ISLAMABAD: The government revealed on Sunday that authorities had traced several bank TTs (telegraphic transfers) used by the Sharif family for money laundering.

At a hurriedly called press conference, Information Minister Fawad Chaudhry alleged that if there was one family that had marked the beginning of modern-day corruption in Pakistan, ‘it is the Sharif family’ while the Zardaris carried it forward to new heights.

Flanked by Hammad Azhar, minister of state for revenue, and Shahzad Akbar, special assistant to prime minister on accountability with the status of minister of state, Mr Chaudhry alleged that 200 bank TTs related to the Leader of Opposition in the National Assembly Shahbaz Sharif had been traced.

“Seventy persons have been identified in this regard,” the information minister said and showed the copies of bank documents related to money transfers in dollars and UAE dirhams.

Aide to PM says transactions were made before legislation to curb such practices

The details of the alleged money trail were presented to media showing that the two political families had been instrumental in siphoning off ill-gotten money from the country and part of it was invested back in the country through various accounts.

Shahzad Akbar said: “Nusrat Shahbaz [wife of Shahbaz Sharif] has received millions of dollars through the TT transactions and this is why she is under investigation.”

He said all banking transactions were conducted before 2008 when the anti-money laundering law was not enacted in the country.

Mr Akbar said Opposition Leader in the Punjab Assembly Hamza Shahbaz had not answered a single query put by the National Accountability Bureau, but he was issuing misleading statements through the media.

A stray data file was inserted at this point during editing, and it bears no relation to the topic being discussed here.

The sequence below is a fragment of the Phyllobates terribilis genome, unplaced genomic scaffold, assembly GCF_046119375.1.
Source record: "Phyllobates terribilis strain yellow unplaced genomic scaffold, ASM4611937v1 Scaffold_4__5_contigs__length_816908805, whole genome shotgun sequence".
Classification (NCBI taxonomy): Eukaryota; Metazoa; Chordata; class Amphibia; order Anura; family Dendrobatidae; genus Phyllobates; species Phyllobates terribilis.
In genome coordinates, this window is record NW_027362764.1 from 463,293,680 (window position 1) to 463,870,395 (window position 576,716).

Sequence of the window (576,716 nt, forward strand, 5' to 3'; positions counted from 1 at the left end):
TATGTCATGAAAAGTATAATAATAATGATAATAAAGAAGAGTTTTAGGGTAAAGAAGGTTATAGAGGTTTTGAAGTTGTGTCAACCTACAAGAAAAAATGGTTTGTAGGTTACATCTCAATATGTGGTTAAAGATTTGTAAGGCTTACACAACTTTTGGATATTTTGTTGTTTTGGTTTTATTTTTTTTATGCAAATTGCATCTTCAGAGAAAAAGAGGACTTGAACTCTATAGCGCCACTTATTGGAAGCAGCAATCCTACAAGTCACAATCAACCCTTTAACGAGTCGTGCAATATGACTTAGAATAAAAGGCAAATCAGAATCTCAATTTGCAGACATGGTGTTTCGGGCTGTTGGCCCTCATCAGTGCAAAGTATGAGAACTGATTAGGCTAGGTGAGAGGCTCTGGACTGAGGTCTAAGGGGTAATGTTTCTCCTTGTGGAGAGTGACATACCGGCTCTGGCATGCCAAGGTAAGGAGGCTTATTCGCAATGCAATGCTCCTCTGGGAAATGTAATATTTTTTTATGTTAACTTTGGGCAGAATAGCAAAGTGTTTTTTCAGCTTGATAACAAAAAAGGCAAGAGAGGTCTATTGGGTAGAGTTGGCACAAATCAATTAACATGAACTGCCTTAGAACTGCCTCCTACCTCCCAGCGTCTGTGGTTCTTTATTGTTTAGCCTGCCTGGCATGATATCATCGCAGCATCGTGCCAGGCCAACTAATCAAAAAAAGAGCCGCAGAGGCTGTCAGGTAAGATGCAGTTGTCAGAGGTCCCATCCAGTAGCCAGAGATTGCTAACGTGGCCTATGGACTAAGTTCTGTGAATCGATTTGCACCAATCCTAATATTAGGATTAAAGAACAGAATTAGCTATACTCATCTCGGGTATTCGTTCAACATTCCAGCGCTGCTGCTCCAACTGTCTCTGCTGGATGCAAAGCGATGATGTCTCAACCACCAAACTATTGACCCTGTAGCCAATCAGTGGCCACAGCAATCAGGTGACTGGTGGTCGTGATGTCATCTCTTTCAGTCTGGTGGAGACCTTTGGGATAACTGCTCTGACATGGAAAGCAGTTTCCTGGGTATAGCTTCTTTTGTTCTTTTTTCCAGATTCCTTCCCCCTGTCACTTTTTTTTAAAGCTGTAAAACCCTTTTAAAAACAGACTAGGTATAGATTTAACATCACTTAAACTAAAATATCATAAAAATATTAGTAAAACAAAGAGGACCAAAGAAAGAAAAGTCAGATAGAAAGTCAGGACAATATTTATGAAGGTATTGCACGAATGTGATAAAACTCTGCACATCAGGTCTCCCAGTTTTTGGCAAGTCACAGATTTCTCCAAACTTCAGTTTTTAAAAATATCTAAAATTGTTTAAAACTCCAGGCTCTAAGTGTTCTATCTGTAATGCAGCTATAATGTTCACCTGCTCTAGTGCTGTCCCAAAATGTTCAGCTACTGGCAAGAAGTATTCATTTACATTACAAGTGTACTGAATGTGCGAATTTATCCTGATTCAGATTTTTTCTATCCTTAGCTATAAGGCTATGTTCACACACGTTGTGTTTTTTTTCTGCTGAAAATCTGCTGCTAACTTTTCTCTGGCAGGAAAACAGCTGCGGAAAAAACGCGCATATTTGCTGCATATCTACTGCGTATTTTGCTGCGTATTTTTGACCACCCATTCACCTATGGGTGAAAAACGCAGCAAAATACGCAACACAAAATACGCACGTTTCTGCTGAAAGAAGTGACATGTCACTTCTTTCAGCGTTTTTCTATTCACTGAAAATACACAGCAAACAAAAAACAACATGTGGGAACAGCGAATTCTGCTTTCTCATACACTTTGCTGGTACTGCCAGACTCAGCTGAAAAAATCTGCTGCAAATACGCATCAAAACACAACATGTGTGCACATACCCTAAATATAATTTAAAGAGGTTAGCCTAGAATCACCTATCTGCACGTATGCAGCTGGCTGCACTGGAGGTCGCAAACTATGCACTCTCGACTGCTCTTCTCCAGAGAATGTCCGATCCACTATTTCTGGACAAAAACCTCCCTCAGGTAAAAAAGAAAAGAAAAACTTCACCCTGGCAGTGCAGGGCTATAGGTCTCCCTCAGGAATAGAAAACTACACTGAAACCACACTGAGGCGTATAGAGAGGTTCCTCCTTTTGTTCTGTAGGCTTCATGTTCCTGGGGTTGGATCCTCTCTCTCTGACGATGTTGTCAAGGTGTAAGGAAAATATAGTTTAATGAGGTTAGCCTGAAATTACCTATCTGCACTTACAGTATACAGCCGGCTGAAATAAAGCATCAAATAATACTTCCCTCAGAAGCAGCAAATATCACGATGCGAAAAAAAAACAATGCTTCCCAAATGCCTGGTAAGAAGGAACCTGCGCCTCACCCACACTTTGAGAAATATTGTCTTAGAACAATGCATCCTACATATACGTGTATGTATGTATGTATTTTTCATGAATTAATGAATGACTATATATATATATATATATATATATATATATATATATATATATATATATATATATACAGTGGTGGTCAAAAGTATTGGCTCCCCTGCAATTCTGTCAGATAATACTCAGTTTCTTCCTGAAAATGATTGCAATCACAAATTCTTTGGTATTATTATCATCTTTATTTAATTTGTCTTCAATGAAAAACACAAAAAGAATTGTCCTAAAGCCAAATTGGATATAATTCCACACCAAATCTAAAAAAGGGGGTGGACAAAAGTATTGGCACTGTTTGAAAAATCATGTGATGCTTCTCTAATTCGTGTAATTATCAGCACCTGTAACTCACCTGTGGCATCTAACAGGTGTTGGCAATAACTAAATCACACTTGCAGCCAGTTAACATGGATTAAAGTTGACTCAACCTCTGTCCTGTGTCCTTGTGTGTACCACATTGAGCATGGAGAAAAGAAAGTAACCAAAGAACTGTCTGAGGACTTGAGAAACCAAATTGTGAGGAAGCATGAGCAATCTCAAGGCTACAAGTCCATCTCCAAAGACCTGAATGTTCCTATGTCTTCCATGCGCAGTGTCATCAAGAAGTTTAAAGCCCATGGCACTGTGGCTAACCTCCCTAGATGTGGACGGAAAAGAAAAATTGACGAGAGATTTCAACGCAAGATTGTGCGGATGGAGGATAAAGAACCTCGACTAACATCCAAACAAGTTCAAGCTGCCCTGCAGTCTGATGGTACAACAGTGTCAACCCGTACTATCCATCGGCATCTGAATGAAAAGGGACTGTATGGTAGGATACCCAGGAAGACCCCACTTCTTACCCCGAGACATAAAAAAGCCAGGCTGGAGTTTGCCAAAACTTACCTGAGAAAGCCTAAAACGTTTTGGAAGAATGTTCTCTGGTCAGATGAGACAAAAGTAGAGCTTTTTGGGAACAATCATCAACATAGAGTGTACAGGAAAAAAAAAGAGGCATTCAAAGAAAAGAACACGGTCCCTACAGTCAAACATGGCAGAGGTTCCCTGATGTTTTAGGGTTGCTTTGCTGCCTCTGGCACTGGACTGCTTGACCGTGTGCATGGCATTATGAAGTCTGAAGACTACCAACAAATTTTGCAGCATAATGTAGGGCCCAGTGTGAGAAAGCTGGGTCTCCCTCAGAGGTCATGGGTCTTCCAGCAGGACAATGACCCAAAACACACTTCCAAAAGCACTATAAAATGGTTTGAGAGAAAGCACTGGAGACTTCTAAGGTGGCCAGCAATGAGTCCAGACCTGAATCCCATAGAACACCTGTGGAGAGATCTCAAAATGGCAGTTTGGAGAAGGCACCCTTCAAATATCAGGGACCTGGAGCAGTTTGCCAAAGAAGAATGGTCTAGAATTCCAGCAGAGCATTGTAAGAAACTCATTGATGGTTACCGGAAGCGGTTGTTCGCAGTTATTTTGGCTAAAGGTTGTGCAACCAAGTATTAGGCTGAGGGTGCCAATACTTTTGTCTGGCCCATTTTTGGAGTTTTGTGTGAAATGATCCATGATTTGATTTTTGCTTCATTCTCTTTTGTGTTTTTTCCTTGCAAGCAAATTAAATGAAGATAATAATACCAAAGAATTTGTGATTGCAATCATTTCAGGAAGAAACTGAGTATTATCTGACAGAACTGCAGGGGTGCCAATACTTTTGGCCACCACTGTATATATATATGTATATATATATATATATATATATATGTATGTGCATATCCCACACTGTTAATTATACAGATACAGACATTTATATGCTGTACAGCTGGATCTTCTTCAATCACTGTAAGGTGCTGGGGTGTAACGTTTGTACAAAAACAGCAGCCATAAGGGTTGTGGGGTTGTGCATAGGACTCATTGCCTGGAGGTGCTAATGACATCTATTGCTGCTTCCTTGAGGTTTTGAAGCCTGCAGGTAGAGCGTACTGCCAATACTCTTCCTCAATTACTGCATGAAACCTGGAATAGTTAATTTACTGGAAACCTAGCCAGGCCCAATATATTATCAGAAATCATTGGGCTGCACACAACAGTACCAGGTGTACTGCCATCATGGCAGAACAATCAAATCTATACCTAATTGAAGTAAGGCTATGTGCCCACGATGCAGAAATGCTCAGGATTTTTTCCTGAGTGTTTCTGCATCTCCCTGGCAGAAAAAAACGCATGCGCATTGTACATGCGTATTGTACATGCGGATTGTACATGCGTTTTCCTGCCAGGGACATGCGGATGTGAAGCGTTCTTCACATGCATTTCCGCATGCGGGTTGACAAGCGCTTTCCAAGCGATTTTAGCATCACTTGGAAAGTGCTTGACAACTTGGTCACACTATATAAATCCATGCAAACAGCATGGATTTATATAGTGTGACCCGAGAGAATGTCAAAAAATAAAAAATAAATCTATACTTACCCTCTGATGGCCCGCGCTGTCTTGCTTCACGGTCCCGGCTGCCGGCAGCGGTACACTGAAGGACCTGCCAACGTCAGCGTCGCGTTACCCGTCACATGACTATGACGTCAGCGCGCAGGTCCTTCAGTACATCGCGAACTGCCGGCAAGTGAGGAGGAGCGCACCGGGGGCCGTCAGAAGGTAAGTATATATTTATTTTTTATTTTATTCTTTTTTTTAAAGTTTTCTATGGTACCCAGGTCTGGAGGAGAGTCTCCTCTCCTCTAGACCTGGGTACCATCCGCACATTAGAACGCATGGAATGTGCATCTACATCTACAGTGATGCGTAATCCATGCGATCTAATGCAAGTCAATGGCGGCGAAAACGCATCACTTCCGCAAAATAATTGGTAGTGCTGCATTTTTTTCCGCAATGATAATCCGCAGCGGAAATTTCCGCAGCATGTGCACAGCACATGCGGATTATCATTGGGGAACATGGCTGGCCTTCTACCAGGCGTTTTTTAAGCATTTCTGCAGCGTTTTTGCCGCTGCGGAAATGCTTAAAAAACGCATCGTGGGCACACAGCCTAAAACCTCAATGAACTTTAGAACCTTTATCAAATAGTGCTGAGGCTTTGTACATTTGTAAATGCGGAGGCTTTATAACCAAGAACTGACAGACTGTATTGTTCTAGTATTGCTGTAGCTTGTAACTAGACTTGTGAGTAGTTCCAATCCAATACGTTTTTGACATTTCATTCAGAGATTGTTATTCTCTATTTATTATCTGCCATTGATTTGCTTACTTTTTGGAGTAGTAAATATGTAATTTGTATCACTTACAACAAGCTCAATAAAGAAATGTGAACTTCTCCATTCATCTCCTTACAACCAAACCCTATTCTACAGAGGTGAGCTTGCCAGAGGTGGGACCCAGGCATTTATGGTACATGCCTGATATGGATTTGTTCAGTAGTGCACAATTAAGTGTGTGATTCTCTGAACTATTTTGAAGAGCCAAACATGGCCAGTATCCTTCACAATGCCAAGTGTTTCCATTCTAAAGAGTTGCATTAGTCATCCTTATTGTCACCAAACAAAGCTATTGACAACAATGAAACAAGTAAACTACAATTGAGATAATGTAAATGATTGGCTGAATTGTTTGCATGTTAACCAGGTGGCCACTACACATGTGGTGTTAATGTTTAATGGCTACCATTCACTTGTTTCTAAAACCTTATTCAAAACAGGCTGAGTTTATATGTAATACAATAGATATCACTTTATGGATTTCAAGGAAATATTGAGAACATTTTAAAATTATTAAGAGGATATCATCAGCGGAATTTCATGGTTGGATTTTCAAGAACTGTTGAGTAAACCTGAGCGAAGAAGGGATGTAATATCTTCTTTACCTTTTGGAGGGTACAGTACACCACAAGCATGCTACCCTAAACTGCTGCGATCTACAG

Just before the start of the press conference, Prime Minister Imran Khan tweeted a quote from Frédéric Bastiat, a French economist, writer and prominent member of the French Liberal School: “When plunder becomes a way of life for a group of men in a society, over the course of time they create for themselves a legal system that authorises it and a moral code that glorifies it.”

“The truth of this saying is reflected clearly in the way money launderers are treated and the way they behave with indignation when questioned,” Mr Khan added.

At the news conference, the information minister claimed that from the end of 1988 to the beginning of 1990, the Sharifs had accumulated a lot of wealth, but the challenge for them was its utilisation and “how to manage it and make it white so that it can be invested in Pakistan or anywhere else”.

He claimed that the authorities had unearthed suspicious transactions made between 1996 and 1998 when foreign remittances of Rs850 million were credited in the account of the Hudaibya Papers Mill, which had a total paid up capital of only Rs95m.

“The owner of the mill was Mian Mohammad Sharif and his late father,” Fawad Chaudhry said and alleged that the ill-gotten money was sent abroad through hawala/ hundi.

He said the Economic Reforms Act-1992 was introduced to facilitate the inflow of dollars into the country, but the law was used by the Sharifs for outflow of their ill-gotten money through banking channels.